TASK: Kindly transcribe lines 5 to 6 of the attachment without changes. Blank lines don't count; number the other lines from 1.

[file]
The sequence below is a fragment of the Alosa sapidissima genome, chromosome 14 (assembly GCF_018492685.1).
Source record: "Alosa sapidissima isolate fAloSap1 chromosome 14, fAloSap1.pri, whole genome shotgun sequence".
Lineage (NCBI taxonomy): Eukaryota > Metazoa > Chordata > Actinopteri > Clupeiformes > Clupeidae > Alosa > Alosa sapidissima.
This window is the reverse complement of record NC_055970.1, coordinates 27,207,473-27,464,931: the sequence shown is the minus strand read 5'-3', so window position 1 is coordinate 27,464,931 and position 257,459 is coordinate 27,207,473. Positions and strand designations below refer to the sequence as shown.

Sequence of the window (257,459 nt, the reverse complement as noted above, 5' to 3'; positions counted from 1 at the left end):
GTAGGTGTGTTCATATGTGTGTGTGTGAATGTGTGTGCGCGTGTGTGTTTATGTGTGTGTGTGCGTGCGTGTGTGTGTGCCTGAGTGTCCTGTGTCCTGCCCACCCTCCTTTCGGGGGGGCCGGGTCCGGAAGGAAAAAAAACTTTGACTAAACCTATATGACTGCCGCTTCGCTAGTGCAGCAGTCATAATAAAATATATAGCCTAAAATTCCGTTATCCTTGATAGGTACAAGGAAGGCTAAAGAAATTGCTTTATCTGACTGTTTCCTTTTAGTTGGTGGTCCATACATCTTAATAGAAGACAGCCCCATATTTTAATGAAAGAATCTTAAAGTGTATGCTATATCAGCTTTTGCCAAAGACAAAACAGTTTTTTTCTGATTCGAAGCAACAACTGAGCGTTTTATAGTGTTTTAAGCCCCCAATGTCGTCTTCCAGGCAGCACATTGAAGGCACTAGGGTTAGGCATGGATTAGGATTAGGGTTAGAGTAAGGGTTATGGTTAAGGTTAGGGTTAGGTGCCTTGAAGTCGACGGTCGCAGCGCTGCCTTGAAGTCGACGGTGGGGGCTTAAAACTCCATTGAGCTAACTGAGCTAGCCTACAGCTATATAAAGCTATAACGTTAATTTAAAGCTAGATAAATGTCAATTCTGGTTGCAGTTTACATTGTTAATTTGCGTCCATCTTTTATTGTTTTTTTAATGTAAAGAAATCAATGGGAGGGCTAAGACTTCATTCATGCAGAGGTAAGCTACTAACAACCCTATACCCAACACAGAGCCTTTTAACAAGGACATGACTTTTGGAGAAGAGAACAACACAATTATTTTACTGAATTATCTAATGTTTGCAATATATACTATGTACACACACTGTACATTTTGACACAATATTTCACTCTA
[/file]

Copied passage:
Sequence of the window (257,459 nt, the reverse complement as noted above, 5' to 3'; positions counted from 1 at the left end):
GTAGGTGTGTTCATATGTGTGTGTGTGAATGTGTGTGCGCGTGTGTGTTTATGTGTGTGTGTGCGTGCGTGTGTGTGTGCCTGAGTGTCCTGTGTCCTGCCCACCCTCCTTTCGGGGGGGCCGGGTCCGGAAGGAAAAAAAACTTTGACTAAACCTATATGACTGCCGCTTCGCTAGTGCAGCAGTCATAATAAAATATATAGCCTAAAATTCCGTTATCCTTGATAGGTACAAGGAAGGCTAAAGAAATTGCTTTATCTGACTGTTTCCTTTTAGTTGGTGGTCCATACATCTTAATAGAAGACAGCCCCATATTTTAATGAAAGAATCTTAAAGTGTATGCTATATCAGCTTTTGCCAAAGACAAAACAGTTTTTTTCTGATTCGAAGCAACAACTGAGCGTTTTATAGTGTTTTAAGCCCCCAATGTCGTCTTCCAGGCAGCACATTGAAGGCACTAGGGTTAGGCATGGATTAGGATTAGGGTTAGAGTAAGGGTTATGGTTAAGGTTAGGGTTAGGTGCCTTGAAGTCGACGGTCGCAGCGCTGCCTTGAAGTCGACGGTGGGGGCTTAAAACTCCATTGAGCTAACTGAGCTAGCCTACAGCTATATAAAGCTATAACGTTAATTTAAAGCTAGATAAATGTCAATTCTGGTTGCAGTTTACATTGTTAATTTGCGTCCATCTTTTATTGTTTTTTTAATGTAAAGAAATCAATGGGAGGGCTAAGACTTCATTCATGCAGAGGTAAGCTACTAACAACCCTATACCCAACACAGAGCCTTTTAACAAGGACATGACTTTTGGAGAAGAGAACAACACAATTATTTTACTGAATTATCTAATGTTTGCAATATATACTATGTACACACACTGTACATTTTGACACAATATTTCACTCTA